First, Trump is accustomed to people around him putting up with anything just for the privilege of working for him. He would be astonished to learn that lawyers, even the most ambitious ones, have a limit to what they will put up with.

Second, Trump still does not recognize the difference between fame and notoriety—never has, never will. Lawyers may have no problem being famous. Notorious? Not so much.

March for Our Lives

And these children that you spit on
As they try to change their worlds
Are immune to your consultations
They’re quite aware of what they’re goin’ through
David Bowie, Changes

To the NRA, the politicians in their pocket, Fox News and all the others who bully and lie as a regular self-serving practice:

These astonishingly active and articulate children you dismiss as naïve pawns of special interests are anything but. They are smart and caring voters and voters-to-be, they are inspirational organizers, they are brave warriors for peace, common sense and truth.

They are the edge of a wave of American humanity that will wash you away. If you believe your own nonsense and are too stupid to be afraid of being sidelined and replaced, you should be very afraid. Nothing happens without struggle, and you may think this is a struggle that you are bound to win. But if you are students of American history, you know how this eventually goes. If you are students of history, watching (or more likely ignoring) this extraordinary moment, you would know that you are history. The arc of history is long, MLK said, but it bends toward justice.

And admit that the waters
Around you have grown
And accept it that soon
You’ll be drenched to the bone.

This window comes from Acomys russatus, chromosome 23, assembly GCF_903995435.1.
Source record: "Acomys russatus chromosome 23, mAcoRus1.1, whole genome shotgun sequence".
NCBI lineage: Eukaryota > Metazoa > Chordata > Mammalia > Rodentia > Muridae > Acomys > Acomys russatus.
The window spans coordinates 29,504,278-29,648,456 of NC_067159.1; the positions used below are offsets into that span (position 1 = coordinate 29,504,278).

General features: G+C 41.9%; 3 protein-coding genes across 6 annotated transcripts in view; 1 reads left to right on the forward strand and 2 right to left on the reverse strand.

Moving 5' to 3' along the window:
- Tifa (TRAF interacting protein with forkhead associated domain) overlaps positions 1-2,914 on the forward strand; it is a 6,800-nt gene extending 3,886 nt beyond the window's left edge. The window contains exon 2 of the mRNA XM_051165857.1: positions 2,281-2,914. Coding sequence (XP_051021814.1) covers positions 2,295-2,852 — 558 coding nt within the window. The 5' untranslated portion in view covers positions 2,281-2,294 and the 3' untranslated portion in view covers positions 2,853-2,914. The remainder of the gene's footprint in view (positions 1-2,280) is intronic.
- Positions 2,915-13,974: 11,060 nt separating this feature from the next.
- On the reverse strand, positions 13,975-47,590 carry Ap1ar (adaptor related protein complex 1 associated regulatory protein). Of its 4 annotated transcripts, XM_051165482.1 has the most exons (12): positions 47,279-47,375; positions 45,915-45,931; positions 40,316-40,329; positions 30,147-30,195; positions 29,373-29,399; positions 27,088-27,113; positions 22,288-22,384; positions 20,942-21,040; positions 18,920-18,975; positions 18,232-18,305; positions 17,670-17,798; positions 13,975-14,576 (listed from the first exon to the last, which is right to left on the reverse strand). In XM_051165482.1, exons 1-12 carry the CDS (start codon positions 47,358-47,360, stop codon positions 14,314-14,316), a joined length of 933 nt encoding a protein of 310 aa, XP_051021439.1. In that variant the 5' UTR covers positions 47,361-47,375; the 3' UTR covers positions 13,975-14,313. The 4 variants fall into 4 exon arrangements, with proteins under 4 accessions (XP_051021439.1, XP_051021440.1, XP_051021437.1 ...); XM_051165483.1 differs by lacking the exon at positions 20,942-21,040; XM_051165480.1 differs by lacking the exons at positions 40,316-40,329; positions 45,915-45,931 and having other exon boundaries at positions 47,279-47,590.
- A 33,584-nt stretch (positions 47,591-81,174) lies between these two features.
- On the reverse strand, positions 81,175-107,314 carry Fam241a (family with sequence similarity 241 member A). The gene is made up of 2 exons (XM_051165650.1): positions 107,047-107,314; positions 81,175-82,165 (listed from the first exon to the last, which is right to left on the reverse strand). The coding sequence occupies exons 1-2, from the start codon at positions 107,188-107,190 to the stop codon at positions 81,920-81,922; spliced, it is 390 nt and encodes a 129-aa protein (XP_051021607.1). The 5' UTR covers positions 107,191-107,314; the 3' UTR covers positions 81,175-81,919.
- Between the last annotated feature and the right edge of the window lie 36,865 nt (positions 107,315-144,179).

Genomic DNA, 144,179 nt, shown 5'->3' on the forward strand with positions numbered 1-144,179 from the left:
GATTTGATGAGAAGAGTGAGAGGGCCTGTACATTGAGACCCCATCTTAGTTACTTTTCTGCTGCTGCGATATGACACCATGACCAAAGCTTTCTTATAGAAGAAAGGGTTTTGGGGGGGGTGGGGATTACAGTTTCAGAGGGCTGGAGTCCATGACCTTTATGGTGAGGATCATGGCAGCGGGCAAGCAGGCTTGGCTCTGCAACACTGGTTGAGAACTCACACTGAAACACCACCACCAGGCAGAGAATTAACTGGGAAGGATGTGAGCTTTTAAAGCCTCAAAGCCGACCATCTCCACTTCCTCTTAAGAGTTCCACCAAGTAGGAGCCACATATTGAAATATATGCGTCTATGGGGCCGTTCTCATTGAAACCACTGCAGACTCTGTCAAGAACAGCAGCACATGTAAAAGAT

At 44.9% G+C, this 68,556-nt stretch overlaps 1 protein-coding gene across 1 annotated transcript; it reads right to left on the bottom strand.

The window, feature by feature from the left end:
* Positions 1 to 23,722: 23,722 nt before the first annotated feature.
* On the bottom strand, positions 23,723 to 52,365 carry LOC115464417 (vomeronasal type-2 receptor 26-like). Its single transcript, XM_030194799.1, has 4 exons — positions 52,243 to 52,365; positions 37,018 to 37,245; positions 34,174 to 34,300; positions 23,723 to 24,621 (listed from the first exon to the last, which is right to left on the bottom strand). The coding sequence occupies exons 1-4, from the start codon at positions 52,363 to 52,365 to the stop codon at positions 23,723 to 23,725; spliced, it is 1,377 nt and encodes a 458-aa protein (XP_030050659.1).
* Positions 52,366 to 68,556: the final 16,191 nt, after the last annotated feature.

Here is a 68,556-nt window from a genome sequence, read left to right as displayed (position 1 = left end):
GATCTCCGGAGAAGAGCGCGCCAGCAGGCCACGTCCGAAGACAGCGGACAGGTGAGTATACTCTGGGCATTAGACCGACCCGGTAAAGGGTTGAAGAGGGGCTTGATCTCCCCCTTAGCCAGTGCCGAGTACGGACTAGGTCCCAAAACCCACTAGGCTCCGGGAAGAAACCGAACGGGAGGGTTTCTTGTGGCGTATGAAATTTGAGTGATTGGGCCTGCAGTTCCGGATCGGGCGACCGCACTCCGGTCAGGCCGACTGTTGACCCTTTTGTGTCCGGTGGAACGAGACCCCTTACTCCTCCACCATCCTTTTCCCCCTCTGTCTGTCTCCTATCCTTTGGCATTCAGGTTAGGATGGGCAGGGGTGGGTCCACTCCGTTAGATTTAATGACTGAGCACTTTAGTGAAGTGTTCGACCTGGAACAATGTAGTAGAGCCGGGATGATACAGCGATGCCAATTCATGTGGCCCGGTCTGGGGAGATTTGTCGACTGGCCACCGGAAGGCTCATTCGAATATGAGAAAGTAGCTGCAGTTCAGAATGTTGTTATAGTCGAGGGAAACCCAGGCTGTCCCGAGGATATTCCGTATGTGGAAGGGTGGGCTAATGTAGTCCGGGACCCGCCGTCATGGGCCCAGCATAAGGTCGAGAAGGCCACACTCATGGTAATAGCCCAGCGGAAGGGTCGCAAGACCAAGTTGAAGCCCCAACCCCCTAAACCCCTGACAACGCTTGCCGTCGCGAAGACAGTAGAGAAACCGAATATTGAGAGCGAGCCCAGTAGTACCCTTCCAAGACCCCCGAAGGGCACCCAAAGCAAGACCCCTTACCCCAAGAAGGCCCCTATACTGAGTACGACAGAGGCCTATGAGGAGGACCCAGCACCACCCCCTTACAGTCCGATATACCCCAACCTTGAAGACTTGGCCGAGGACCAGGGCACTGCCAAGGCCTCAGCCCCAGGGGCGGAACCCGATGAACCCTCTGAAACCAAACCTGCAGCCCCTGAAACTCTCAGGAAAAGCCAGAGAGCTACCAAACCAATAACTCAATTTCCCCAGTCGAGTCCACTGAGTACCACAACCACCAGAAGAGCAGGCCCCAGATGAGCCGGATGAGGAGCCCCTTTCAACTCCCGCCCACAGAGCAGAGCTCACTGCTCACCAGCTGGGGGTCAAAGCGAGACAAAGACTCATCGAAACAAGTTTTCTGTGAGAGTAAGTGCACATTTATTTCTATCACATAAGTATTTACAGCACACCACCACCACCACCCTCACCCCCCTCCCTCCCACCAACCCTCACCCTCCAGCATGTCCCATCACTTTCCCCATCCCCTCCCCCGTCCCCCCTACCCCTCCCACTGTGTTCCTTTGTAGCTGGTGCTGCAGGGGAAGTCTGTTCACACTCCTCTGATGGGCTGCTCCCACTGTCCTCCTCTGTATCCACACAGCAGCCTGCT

If your time to you
Is worth savin’
Then you better start swimmin’
Or you’ll sink like a stone
For the times they are a-changin’.
Bob Dylan, The Times They Are A Changin’

Lesson for Trump Attorneys: The Lawyers of Watergate

“The Nixon White House initially dismissed the break-in as a “third-rate burglary,” but after a year of increasingly persistent media coverage, Congress initiated multiple investigations that exposed the involvement of more than 20 of the most powerful lawyers in the United States.”

This was going to open with a list of lawyers who are representing Trump and Trump-related enterprises—including the White House. But that list changes too fast; Trump’s chief attorney in the Mueller investigation, John Dowd, resigned just this week.

Whoever they are or will be, they have one thing in common. They are working for a client who almost certainly has engaged in unethical, if not illegal, practices—before and during his political life, including his presidency. A client who has asked others, including his attorneys, to help fix or cover-up those practices when they were in danger of coming to light. A client who is vindictive, willful, self-absorbed, not very smart, and possibly psychologically unstable. A client who will not listen to them.